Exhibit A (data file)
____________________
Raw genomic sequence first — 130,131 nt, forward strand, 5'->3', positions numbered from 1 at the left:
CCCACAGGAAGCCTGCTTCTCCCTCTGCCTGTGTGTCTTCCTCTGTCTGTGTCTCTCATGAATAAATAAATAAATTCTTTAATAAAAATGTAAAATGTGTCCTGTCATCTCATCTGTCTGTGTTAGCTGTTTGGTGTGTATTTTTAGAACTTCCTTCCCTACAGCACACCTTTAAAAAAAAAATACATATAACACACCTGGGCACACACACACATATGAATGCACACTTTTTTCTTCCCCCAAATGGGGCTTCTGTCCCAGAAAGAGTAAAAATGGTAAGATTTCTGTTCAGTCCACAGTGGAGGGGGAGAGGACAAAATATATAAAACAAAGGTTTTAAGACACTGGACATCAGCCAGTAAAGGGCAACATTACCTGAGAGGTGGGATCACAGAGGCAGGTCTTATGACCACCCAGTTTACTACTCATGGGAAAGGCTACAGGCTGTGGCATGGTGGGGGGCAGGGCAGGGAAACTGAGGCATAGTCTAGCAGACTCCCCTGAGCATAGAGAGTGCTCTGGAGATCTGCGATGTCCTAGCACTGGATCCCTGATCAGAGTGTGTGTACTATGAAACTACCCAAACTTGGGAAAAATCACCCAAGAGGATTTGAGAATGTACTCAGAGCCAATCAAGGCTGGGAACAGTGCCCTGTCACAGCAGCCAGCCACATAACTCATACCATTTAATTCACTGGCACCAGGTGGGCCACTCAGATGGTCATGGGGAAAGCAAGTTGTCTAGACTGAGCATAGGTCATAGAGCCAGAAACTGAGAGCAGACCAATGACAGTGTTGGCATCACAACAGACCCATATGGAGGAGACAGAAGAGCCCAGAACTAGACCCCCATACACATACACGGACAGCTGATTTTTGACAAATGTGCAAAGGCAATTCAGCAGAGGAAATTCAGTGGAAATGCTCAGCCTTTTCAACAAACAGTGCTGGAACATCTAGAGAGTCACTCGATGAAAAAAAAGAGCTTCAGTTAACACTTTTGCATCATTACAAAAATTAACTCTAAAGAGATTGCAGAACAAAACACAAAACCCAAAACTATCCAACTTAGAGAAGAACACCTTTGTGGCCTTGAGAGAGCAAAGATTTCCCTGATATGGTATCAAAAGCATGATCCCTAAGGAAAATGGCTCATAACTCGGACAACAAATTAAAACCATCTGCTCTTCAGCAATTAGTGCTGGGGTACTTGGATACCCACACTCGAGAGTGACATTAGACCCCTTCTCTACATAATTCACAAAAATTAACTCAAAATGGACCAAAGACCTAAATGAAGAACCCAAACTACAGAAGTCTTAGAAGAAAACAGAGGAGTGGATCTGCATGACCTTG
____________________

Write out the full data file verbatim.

Raw genomic sequence first — 130,131 nt, forward strand, 5'->3', positions numbered from 1 at the left:
CCCACAGGAAGCCTGCTTCTCCCTCTGCCTGTGTGTCTTCCTCTGTCTGTGTCTCTCATGAATAAATAAATAAATTCTTTAATAAAAATGTAAAATGTGTCCTGTCATCTCATCTGTCTGTGTTAGCTGTTTGGTGTGTATTTTTAGAACTTCCTTCCCTACAGCACACCTTTAAAAAAAAAATACATATAACACACCTGGGCACACACACACATATGAATGCACACTTTTTTCTTCCCCCAAATGGGGCTTCTGTCCCAGAAAGAGTAAAAATGGTAAGATTTCTGTTCAGTCCACAGTGGAGGGGGAGAGGACAAAATATATAAAACAAAGGTTTTAAGACACTGGACATCAGCCAGTAAAGGGCAACATTACCTGAGAGGTGGGATCACAGAGGCAGGTCTTATGACCACCCAGTTTACTACTCATGGGAAAGGCTACAGGCTGTGGCATGGTGGGGGGCAGGGCAGGGAAACTGAGGCATAGTCTAGCAGACTCCCCTGAGCATAGAGAGTGCTCTGGAGATCTGCGATGTCCTAGCACTGGATCCCTGATCAGAGTGTGTGTACTATGAAACTACCCAAACTTGGGAAAAATCACCCAAGAGGATTTGAGAATGTACTCAGAGCCAATCAAGGCTGGGAACAGTGCCCTGTCACAGCAGCCAGCCACATAACTCATACCATTTAATTCACTGGCACCAGGTGGGCCACTCAGATGGTCATGGGGAAAGCAAGTTGTCTAGACTGAGCATAGGTCATAGAGCCAGAAACTGAGAGCAGACCAATGACAGTGTTGGCATCACAACAGACCCATATGGAGGAGACAGAAGAGCCCAGAACTAGACCCCCATACACATACACGGACAGCTGATTTTTGACAAATGTGCAAAGGCAATTCAGCAGAGGAAATTCAGTGGAAATGCTCAGCCTTTTCAACAAACAGTGCTGGAACATCTAGAGAGTCACTCGATGAAAAAAAAGAGCTTCAGTTAACACTTTTGCATCATTACAAAAATTAACTCTAAAGAGATTGCAGAACAAAACACAAAACCCAAAACTATCCAACTTAGAGAAGAACACCTTTGTGGCCTTGAGAGAGCAAAGATTTCCCTGATATGGTATCAAAAGCATGATCCCTAAGGAAAATGGCTCATAACTCGGACAACAAATTAAAACCATCTGCTCTTCAGCAATTAGTGCTGGGGTACTTGGATACCCACACTCGAGAGTGACATTAGACCCCTTCTCTACATAATTCACAAAAATTAACTCAAAATGGACCAAAGACCTAAATGAAGAACCCAAACTACAGAAGTCTTAGAAGAAAACAGAGGAGTGGATCTGCATGACCTTG